Shares of ConjuChem Inc. plunged more than 50 percent after the company said it was temporarily stopping development of its DAC:GLP-1 compound in favor of a preclinical candidate that promises longer-term dosing to stabilize glucose levels in Type II diabetics.
The move followed reports of toxicity issues related to a new diluent used in the administration of DAC:GLP-1, as well as the recent availability of recombinant albumin for the company's PC-DAC platform technology. The first product developed under that platform, PC-DAC:Exendin-4, is expected to enter Phase I trials during the first half of 2006.
ConjuChem's stock, (TSE:CJC) fell C$1.04 (US$0.90), or 57.1 percent, Friday to close at C$0.78.
Jacque Lapointe, president and CEO of the Montreal-based company, assured that both the DAC (Drug Affinity Complex) and the PC-DAC (Pre-formed Conjugate-Drug Affinity Complex) programs are "very much alive and well." He added, "We just do not plan to spend more money on the original DAC:GLP-1 until we see what we have with the PC-DAC program."
It isn't the first snag the DC:GLP-1 product has hit. The product, a form of glucagen-like peptide-1 but with an extended half-life, hit its primary endpoint in a Phase II trial last year at once-weekly administration. However, more than half of the patients enrolled in the trial experienced mild to moderate nausea and vomiting. While those are common side effects with the GLP-1 class of compounds, they limited the product in terms of dose level. (See BioWorld Today, July 19, 2004.)
Following those Phase II results, the company put in motion a three-pronged strategy. The first involved "an easier titration and lower dose" of the drug, Lapointe said, which so far has generated good results as a once-daily formulation and would be "comparable to the market leader, with advantages since that is given twice a day."
Lapointe was referring to Byetta (exenatide), which was launched in June as an adjunct treatment for Type II diabetes patients who failed to achieve adequate blood sugar control using metformin or sulfonylurea, or a combination of both. A long-acting formulation of the drug now is in Phase II studies by partners San Diego-based Amylin Pharmaceuticals Inc. and Indianapolis-based Eli Lilly and Co.
In another effort to reconfigure DAC:GLP-1, ConjuChem tried out a new diluent, hoping to get to the desired long-acting doses.
"And we did," Lapointe told BioWorld Today. "Unfortunately, as sometimes happens in drug development, we saw some toxicity in the toxicity trials that basically precluded us from using that diluent."
ConjuChem's third option was to explore the use of PC-DAC, a platform that "only recently was made possible with the availability of high-quality recombinant albumin," he said.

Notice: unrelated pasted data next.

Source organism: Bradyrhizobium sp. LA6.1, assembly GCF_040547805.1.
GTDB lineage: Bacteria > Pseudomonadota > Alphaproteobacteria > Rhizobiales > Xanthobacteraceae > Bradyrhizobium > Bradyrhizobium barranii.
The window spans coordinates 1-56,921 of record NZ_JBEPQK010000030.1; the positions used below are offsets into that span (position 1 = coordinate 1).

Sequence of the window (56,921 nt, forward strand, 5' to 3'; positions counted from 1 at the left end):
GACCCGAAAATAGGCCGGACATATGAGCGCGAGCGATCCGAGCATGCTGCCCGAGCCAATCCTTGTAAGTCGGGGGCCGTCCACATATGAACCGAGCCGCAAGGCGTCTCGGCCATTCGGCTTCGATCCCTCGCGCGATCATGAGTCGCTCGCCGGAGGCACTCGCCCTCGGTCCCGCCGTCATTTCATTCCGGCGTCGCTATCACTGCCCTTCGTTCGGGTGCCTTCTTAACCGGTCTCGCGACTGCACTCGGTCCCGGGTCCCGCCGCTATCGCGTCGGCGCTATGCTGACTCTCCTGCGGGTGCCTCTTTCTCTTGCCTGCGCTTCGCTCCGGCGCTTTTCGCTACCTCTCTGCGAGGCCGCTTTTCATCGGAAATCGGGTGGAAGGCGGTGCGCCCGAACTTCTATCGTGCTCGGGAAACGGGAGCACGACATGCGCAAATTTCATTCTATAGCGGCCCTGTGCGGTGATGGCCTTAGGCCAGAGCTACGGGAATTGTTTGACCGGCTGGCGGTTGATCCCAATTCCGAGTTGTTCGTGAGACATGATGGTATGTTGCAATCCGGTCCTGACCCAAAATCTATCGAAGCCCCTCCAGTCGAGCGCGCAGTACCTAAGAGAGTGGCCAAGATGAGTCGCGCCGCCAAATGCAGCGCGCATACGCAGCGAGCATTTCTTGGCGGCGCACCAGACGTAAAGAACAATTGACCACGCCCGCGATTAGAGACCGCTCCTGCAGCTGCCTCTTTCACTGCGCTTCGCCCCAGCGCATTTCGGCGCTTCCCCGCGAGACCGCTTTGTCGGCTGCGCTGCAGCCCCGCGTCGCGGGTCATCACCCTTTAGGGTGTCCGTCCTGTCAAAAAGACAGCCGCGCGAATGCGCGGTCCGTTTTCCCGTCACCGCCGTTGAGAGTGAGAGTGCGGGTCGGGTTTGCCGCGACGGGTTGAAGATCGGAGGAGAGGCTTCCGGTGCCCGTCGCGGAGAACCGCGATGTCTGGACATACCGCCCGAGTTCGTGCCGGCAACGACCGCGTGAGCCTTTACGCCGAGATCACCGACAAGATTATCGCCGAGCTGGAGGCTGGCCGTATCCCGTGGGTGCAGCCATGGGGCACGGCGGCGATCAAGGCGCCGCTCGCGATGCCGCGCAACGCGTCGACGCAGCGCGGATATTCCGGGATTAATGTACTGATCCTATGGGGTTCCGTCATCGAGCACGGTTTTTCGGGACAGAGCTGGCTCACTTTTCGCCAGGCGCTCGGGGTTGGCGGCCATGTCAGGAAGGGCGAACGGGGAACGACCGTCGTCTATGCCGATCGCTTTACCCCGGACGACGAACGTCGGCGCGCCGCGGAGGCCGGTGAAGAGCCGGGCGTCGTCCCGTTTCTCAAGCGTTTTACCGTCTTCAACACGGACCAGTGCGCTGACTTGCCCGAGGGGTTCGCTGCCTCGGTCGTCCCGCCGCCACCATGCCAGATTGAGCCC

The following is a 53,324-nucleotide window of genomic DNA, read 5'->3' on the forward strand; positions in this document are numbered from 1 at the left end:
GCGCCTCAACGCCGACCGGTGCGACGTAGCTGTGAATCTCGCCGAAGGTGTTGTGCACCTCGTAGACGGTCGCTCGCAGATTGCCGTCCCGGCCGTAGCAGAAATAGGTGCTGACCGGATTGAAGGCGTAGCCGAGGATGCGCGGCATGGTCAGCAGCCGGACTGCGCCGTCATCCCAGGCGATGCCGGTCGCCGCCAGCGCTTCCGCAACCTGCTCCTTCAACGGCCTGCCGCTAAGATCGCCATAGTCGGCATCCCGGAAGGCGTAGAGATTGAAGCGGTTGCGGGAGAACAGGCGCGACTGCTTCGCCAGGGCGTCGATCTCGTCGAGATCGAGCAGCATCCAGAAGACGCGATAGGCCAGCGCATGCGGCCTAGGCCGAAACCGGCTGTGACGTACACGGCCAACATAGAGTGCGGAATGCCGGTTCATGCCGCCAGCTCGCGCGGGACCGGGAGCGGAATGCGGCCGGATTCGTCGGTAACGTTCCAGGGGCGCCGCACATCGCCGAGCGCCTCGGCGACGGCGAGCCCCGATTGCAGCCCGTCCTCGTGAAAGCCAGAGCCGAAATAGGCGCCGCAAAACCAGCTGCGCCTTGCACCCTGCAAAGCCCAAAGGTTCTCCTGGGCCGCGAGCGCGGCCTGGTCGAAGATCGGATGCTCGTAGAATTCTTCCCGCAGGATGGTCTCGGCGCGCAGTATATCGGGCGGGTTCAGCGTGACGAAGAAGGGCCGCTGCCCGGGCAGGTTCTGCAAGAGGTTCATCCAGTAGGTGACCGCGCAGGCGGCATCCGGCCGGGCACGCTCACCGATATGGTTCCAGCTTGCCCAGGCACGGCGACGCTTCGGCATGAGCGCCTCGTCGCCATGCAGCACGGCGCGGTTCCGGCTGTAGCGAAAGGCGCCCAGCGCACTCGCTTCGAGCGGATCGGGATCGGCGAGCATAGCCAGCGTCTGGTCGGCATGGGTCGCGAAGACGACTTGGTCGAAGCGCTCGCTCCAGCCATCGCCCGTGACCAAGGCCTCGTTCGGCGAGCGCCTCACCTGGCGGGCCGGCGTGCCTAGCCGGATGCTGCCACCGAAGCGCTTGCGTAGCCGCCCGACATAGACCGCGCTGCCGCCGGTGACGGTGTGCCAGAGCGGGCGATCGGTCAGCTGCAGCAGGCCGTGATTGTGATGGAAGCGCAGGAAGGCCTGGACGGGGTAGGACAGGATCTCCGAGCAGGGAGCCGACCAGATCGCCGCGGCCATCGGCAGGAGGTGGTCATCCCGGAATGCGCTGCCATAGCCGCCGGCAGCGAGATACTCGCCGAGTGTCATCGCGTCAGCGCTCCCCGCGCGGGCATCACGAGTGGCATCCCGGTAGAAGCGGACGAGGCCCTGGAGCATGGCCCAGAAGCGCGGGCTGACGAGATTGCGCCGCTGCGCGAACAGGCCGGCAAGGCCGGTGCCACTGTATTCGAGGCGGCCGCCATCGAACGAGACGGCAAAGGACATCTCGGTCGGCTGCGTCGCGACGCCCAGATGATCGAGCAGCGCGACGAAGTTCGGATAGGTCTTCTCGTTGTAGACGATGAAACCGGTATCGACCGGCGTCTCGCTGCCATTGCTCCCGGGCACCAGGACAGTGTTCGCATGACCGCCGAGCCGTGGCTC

PC-DAC involves the conjugation of a DAC peptide ex vivo with the recombinant albumin. The preformed conjugate is designed to provide the same efficacy seen in the DAC compound, but without the side effects.
"One of the known factors of the DAC technology was that not all of the peptide bound to the cysteine 34 albumin," Lapointe said, adding that the remaining free-floating part of the product was able to cross the blood-brain barrier and was the primary cause of the nausea and vomiting.
In August, the company signed a supply deal with recombinant protein manufacturing company Delta Biotechnologies Ltd. for Recombumin, a recombinant human albumin produced in the yeast Saccharomyces cerevisiae. Delta, based in Nottingham, UK, is a wholly owned subsidiary of Sanofi-Aventis Group, of Paris.
Preclinical work so far has shown that PC-DAC:Exendin-4 "outdoes just about everything that has ever been seen, including exendin-4 and DAC:GLP-1," Lapointe said. "So it's very promising."
If ConjuChem is successful at developing PC-DAC:Exendin-4, "we would have one of the very few products that would have the potential of dosing once a week," he added. "That would knock much of the competition out. It's sort of the Holy Grail of GLP-1 to get an injection that lasts a whole week."
Even though DAC:GLP-1 has been sidelined, Lapointe said the plan eventually is to partner both that and the PC-DAC program as a unit.
The rest of ConjuChem's pipeline has not been affected, though the company intends to switch its early stage programs from DAC to PC-DAC. Those programs focus on antivirals and drugs for congestive heart failure.
The company continues to move forward with its growth hormone product, DAC:GRF, which has demonstrated in early trials the ability to provide adequate dosing when given once a week. A Phase II study is expected to begin next quarter in HIV lipodystrophy and visceral obesity with metabolic syndrome.